If history gives us something to think about, there is also the question of what we need to think with. To take a leaf from the debate about research programmes, a scientific discipline worthy of the name must have at its disposal tools for data collection, ways of ordering the data, ways of discussing the relationship between the data and the wider world, and debates about what that world consists of.
As someone who himself focused on theory and qualitative efforts at the start of his career, Neumann isn’t defecting in the age-old fight between qualitative and quantitative styles. Instead, he’s just looking for a little rigor.
In IR, the discipline’s quantitative practitioners are passionate about the problems surrounding data programming, in such a degree that one sometimes wonders if counting is not being substituted for thinking, but at least the quants do engage in a debate about methods. Those of us who mostly do qualitative stuff, however, must be severely faulted for having largely neglected methods.
Thirdly, Neumann expresses a concern that could be crudely shorthanded as ‘beware of becoming too relevant,’ which could be seen as a long-standing trait of IR if you accept the notion that “the adviser to the King is a predecessor of the IR scholar.” While relevance might seem an unalloyed positive, Neumann argues it can crowd out important (and durable) scholarship:
We tend to concentrate on phenomena that are politically important and agents that are politically powerful, to the detriment of studying stuff that would have added to our general knowledge of the subject matter that we call our own.
Being policy-relevant and being the handmaiden of specific forces, be that states, NGOs or some imagined collective, amounts to the same thing, namely to produce instrumental knowledge. With the government playing an ever greater role in the allocation of research money, and with scholars within universities being under ever more pressure to apply for external funding, we must expect there to be ever more instrumentally produced knowledge. The risk is that we end up drowning in papers, reports and articles that are of no interest to anybody a year after they were published.
While Neumann suggests a stronger autonomy from the applied, he also calls for closer ties to other academic areas. He seeks a greater connection with other disciplines, specifically two ostensible “competitors” of psychology and biology, which “share our key interest in group conflict and alterity.” Neumann suggests the collaboration won’t necessarily be friendly – “I think a major debate between biology and IR is brewing” — but it is necessary. “As social scientists,” he says, “we are not only interested in specific phenomena, but also in the human condition, and so we cannot simply ignore the physical corpse.”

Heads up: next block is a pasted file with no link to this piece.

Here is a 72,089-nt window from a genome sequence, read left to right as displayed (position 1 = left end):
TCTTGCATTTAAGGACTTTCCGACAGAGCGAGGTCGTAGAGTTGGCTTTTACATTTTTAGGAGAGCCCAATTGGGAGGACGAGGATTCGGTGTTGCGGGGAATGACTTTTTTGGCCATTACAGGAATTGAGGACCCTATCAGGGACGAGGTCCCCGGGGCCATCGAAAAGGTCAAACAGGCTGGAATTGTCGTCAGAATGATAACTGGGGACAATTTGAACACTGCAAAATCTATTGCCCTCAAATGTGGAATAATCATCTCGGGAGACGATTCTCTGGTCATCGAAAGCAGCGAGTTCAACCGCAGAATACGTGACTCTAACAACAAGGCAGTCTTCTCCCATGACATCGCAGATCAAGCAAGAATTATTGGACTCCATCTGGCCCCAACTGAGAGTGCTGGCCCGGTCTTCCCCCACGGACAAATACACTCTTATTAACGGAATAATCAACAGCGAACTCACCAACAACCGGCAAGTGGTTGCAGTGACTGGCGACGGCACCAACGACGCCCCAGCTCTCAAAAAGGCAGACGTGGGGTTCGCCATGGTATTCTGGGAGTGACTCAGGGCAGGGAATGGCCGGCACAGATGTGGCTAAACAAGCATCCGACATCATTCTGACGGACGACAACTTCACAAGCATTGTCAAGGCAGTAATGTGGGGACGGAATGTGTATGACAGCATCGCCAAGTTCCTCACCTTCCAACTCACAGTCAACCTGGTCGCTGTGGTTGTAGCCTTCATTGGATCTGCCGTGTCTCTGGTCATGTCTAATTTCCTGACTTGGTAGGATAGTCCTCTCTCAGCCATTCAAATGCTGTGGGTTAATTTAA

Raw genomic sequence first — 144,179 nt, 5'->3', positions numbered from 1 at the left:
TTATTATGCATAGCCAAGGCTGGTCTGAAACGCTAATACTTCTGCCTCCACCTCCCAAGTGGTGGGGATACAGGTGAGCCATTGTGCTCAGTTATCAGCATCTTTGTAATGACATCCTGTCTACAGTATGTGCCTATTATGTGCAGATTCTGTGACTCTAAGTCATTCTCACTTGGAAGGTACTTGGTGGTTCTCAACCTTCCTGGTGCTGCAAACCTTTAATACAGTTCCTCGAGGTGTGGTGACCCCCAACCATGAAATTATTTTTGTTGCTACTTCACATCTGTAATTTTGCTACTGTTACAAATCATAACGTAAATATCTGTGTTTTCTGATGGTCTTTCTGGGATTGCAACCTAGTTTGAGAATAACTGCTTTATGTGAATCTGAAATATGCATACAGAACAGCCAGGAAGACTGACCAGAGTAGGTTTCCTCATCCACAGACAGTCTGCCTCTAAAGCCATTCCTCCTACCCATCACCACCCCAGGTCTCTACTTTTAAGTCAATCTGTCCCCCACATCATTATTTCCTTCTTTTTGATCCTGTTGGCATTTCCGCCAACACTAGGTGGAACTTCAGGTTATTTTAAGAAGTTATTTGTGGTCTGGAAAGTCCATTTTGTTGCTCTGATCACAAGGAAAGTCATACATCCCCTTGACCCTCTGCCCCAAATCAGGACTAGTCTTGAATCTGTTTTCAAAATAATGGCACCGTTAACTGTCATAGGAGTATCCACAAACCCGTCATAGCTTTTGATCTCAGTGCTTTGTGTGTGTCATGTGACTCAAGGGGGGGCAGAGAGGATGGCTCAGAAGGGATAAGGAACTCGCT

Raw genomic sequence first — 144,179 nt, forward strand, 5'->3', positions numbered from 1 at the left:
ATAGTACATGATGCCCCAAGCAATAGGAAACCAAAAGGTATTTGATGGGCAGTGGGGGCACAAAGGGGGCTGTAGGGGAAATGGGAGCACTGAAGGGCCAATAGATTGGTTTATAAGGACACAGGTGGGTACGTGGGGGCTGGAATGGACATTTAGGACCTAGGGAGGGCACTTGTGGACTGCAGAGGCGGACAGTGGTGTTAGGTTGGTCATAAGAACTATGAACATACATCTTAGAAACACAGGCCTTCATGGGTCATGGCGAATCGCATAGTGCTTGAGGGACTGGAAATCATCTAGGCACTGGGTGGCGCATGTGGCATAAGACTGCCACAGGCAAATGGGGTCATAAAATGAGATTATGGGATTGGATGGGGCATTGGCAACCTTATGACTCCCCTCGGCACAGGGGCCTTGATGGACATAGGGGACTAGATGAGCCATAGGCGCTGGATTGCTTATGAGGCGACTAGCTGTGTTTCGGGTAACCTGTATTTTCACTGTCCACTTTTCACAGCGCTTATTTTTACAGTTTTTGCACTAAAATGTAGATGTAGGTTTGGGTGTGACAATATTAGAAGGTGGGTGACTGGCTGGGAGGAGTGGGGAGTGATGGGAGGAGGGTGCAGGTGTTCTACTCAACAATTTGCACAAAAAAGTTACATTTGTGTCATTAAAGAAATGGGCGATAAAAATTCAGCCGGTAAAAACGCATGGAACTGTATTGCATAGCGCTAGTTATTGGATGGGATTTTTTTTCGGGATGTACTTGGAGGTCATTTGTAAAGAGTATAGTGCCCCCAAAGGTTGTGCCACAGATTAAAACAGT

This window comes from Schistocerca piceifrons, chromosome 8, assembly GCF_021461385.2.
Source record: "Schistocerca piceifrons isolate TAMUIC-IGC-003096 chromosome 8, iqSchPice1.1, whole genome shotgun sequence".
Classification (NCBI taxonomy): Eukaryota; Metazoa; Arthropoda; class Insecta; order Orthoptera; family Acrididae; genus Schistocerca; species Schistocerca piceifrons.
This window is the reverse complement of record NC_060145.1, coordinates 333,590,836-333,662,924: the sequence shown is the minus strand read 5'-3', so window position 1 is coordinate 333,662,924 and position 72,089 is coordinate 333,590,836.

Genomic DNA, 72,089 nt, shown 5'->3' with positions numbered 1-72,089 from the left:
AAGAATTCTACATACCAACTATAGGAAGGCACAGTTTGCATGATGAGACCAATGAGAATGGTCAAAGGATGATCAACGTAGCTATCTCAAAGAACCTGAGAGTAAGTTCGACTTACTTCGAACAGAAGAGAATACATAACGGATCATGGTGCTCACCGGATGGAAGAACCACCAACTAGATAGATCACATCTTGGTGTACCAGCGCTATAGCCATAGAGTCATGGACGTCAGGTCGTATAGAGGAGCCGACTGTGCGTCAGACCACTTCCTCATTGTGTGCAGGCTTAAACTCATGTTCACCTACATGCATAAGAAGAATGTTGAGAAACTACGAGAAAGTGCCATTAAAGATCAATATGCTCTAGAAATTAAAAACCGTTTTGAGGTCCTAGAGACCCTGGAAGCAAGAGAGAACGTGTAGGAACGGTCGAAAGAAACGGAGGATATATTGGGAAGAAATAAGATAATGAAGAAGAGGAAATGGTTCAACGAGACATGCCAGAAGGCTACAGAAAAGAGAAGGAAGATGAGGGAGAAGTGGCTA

This isn’t a universal impulse. Reviewer Jonathan Mercer of the University of Washington argues, in a sense, for keeping a wary eye on the social science purity of IR:
A risk is that political scientists will fall prey to physics envy (or neuroscience envy) and become high-tech phrenologists, using brain activity evident from brain scans to identify where one can find trust or fear in the brain. It is almost irresistible to refer to [insert brain jargon here] to bolster one’s ‘science cred’ and locate apparently subjective emotion as a brute fact of the brain and body
Where Mercer suggests taking a care, reviewer Lauren Wilcox at the University of Cambridge found greater collaboration with behavioral and biological science potentially “disheartening,” based in part on the fear of mayhem:
To put it bluntly, all sciences are social practices with histories, and Neumann’s article elaborates on some of the deeply problematic types of sociobiology and evolutionary psychology that have gained popularity in IR in recent years. From the vantage point of many associated with feminism, anti-militarism, postcolonialism, critical race studies, disability studies, queer theory, and other fields of study grounded in struggles on behalf of marginalized peoples, there is a deep scepticism of the uses of scientific discourses to justify claims about the social and political world, with reasons based precisely in considering the history (and the present) of discourses and their use in legitimizing various forms of oppression, violence and inequalities around the world.
In his own lecture, Neumann offers a pre-emptive response that doesn’t defend ham-handed uses but does imply that the absence of data can cause as much mayhem as the misuse of it:
I also think that it is wrong that we, as a discipline, tend to rate most highly the books that deliver abstract theoretical arguments and nothing else. Social scientists should lean on philosophy, but they are not primarily philosophers. Our niche is between history, which tends to fetishise empirics, and philosophy, which tends to fetishise metaphysics. For me, it follows logically that the social scientific ideal is the sustained, theory-led empirical argument.